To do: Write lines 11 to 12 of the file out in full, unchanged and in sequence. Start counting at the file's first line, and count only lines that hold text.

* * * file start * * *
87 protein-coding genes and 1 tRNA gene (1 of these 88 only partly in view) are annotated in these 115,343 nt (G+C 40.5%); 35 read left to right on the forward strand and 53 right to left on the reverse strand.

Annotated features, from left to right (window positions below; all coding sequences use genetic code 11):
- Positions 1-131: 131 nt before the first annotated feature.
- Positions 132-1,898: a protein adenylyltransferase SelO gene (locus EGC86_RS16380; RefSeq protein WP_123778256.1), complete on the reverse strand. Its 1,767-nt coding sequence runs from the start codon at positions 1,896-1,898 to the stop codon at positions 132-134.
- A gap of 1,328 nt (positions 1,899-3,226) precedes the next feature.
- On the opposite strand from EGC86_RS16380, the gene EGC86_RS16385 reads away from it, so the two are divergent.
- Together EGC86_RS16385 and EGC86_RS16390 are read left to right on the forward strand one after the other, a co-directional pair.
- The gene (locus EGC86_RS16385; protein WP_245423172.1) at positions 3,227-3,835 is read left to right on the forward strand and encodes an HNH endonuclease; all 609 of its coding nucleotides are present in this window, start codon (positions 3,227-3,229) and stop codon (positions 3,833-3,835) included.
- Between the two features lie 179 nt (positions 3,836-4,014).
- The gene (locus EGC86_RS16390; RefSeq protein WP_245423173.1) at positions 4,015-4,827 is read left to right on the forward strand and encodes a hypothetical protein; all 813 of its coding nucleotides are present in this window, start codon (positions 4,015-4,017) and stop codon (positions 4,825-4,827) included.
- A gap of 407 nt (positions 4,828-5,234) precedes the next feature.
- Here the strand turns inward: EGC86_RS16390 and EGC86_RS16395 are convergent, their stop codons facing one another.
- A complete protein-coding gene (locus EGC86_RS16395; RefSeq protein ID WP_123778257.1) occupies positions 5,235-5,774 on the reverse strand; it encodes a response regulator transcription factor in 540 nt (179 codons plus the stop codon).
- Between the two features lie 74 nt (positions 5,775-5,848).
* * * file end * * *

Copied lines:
- A gap of 407 nt (positions 4,828-5,234) precedes the next feature.
- Here the strand turns inward: EGC86_RS16390 and EGC86_RS16395 are convergent, their stop codons facing one another.